1. Jimmy
    March 13, 2013 @ 4:30 am

    I have been to Germany a couple of times. The people are more reserved, however, after they found out I was from the US and not England they were very happy to chat. I spent most of the time taking pictures and my German( dutch lack) made communication hard. I hold myself responsible for many missed opportunities meeting new people.

    • Andrew
      March 16, 2013 @ 11:16 am

      Germans are happy to chat just like everyone else, but as you say,need a bit more motivation to make the start.
      Just take time to say hi and ask questions and people will talk. Once you have German friend you have them deeply and for life. It just takes a while to get there.

  2. Laurel
    February 26, 2012 @ 9:15 pm

    Great examples of how Germans are fun. I think Germans have the reputation for not being fun since they can take a while to loosen up until they know you, but when they do…watch out.

    • Andrew
      February 27, 2012 @ 10:11 pm

      Maybe you are right. In comparison, Americans and Aussies are fun “right out of the box.” No assembly or pre-warming needed. Germans are perhaps more like Ikea build it your self, or a Chia Head where you have to wait. But just as fun in the long run.

  3. Heather
    February 20, 2012 @ 6:27 pm

    My travel partner always made me smile with his sense of humor. I don’t recall hearing him really laugh out loud, but he always had a small smile, waiting for my reaction. When I did burst out laughing at one of his jokes, he said that my “American was showing” ๐Ÿ™‚

    • Andrew
      February 20, 2012 @ 9:37 pm

      Ha. Germans definitely laugh outloud, just need to get them drunk. It is a more reserved sense of humor, but your friend seems cooler than most. Humans are all different. He sounds like he has a good sense of humor though.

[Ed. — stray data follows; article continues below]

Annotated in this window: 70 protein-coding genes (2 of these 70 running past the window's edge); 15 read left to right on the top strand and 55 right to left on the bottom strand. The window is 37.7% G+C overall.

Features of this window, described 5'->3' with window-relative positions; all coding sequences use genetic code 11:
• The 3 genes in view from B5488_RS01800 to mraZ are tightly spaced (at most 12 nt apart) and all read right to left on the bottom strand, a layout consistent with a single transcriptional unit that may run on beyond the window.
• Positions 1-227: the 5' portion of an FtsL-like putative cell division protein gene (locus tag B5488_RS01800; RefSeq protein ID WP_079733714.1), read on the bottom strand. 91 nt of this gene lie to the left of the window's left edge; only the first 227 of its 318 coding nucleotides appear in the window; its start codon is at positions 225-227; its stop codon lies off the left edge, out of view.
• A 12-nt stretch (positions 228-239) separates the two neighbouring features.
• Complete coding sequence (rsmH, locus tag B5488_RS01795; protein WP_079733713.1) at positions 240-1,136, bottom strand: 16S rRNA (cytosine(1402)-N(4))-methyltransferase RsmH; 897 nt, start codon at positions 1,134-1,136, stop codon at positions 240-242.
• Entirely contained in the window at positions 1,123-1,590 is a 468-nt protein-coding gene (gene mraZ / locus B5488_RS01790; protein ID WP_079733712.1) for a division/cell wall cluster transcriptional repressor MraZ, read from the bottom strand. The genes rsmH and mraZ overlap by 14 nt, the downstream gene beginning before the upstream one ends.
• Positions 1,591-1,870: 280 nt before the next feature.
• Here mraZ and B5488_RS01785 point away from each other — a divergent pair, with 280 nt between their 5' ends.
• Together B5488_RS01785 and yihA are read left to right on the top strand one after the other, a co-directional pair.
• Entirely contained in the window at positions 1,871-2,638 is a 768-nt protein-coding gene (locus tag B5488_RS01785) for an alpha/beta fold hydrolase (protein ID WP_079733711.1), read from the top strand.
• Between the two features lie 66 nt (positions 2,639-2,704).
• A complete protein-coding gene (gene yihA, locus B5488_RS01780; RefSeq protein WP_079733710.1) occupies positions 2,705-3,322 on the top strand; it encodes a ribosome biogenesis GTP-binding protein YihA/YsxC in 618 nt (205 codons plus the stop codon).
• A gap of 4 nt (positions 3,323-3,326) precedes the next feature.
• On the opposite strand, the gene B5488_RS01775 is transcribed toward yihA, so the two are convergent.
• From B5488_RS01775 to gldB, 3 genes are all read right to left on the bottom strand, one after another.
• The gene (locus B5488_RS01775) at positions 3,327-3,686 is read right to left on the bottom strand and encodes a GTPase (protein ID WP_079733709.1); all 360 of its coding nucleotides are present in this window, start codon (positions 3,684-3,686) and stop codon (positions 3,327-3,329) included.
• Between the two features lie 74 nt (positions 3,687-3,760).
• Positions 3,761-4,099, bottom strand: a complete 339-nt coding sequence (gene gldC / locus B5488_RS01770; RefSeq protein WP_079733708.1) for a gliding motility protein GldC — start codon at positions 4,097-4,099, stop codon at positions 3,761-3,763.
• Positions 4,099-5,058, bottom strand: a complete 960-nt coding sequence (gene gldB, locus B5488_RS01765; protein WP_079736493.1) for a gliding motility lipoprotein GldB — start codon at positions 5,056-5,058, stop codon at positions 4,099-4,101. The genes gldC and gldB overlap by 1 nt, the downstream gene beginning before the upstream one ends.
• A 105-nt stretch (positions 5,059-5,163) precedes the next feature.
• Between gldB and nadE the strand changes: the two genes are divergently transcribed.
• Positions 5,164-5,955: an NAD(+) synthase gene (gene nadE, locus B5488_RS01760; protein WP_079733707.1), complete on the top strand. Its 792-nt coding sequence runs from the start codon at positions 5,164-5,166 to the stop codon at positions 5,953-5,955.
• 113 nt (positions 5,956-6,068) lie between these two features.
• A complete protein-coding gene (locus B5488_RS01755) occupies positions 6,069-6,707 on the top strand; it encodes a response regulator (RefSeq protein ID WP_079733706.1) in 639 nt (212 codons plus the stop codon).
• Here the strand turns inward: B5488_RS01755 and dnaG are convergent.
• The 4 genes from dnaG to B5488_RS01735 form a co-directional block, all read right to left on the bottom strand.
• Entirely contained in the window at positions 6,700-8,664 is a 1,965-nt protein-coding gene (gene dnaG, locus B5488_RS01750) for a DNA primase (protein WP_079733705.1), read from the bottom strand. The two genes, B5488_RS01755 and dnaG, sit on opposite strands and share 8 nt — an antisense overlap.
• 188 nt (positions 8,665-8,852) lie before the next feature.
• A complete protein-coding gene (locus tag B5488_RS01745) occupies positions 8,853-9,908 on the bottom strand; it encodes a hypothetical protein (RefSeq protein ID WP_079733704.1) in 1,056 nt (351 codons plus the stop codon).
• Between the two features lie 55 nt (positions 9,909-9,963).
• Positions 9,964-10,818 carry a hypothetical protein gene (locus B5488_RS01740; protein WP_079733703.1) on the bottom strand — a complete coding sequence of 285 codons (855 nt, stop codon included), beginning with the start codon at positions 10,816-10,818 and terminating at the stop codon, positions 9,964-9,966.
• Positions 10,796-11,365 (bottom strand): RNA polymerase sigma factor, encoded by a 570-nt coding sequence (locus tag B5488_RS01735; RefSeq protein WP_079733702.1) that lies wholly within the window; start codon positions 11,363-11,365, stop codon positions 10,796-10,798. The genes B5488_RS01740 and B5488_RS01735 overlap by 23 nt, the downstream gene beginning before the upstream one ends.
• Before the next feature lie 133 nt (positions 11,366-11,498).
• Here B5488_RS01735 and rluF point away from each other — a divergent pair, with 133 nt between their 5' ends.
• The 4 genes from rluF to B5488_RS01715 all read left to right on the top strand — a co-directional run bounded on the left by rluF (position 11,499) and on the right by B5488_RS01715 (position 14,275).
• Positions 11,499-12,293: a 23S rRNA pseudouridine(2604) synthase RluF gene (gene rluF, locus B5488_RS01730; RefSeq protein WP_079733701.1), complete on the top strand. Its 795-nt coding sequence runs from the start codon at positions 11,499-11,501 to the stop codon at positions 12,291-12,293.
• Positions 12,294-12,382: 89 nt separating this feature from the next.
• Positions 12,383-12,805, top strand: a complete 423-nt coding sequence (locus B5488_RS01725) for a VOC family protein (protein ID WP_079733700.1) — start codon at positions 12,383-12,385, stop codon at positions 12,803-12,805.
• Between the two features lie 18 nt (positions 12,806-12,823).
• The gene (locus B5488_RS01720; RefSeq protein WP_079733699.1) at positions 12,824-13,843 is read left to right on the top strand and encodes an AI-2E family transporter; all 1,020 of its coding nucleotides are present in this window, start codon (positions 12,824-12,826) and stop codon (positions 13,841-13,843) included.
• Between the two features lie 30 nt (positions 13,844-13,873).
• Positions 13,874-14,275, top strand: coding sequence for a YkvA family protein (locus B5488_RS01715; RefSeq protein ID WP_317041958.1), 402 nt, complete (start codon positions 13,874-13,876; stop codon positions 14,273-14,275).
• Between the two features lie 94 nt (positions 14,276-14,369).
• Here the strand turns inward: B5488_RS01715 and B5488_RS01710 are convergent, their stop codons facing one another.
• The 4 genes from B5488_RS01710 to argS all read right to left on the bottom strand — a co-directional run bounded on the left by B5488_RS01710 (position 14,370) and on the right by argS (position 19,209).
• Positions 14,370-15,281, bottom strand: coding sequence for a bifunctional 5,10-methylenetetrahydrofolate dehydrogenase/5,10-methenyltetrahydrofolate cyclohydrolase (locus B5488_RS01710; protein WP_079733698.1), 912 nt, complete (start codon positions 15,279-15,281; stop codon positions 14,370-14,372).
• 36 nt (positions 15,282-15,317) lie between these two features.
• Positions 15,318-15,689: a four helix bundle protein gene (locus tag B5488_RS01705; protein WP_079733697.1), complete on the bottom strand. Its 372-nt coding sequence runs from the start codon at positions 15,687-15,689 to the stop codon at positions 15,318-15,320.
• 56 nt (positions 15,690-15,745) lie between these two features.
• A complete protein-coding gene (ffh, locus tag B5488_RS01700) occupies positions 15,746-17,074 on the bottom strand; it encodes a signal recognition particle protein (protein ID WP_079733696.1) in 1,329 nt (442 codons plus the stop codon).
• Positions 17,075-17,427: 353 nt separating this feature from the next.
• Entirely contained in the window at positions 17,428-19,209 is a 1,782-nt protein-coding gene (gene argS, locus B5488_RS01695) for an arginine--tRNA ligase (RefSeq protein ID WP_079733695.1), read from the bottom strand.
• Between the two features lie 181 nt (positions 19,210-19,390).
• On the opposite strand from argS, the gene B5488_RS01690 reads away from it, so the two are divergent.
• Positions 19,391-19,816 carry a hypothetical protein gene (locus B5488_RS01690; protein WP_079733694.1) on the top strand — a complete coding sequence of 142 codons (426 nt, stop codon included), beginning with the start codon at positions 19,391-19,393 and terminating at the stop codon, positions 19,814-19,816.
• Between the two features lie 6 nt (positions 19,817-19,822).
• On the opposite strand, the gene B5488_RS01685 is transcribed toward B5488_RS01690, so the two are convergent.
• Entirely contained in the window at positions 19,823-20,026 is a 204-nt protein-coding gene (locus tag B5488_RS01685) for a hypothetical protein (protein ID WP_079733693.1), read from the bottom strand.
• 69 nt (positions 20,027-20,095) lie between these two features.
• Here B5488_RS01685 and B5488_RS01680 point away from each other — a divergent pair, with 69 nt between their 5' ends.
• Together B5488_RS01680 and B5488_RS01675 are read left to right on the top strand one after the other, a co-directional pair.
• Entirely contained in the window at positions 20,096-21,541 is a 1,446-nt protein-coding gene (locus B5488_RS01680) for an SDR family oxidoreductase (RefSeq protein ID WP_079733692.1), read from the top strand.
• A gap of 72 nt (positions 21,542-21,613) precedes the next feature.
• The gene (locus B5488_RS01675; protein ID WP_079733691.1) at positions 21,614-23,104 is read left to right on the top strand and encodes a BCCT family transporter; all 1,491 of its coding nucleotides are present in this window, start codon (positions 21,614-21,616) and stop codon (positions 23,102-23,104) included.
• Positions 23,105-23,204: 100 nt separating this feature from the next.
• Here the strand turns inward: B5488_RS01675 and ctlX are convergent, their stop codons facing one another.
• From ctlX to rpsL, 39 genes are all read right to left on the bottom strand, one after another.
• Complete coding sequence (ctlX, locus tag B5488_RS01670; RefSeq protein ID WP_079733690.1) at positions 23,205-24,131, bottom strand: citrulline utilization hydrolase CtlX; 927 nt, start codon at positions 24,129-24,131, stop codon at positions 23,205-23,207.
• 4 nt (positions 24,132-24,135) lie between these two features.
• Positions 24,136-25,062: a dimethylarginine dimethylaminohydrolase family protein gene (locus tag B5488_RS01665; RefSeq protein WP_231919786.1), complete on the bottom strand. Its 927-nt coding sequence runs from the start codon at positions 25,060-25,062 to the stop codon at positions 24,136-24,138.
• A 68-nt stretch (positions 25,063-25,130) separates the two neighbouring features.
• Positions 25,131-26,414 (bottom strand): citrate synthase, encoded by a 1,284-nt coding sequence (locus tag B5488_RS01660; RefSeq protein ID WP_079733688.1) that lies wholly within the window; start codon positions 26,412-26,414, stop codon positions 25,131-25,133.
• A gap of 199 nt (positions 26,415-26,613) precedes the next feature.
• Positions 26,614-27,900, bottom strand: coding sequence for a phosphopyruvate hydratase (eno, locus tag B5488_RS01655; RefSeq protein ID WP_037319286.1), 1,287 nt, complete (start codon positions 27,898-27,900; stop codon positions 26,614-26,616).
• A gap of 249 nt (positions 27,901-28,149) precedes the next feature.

4. ian in hamburg
    February 19, 2012 @ 1:09 pm

    So if your tricycle were locked to that fence, you could well argue that you weren’t in a state of Ordnungswiedrichkeitlichtigung, merely living within the rules as stated. Very German indeed!

    • Andrew
      February 20, 2012 @ 9:30 pm

      That or a unicycle. Or a horse. We definitely need to try such things and test out the flexibility of thought of the German bicycle police.

  5. Jeremy Branham
    February 16, 2012 @ 7:47 pm

    It’s interesting the stereotypes that Germans have. While the post is a bit tongue-in-cheek, there’s probably some truth to the stereotype – or at least enough to address it. ๐Ÿ™‚

    • Andrew
      February 17, 2012 @ 9:36 pm

      The post is not supposed to be sarcastic necessarily. I do mean it seriously that Germans are indeed fun. The title is totally sarcastic though. The fun is just more structured and sedate than, say, a wild Spanish beach fest.

  6. Andrea
    February 16, 2012 @ 9:33 am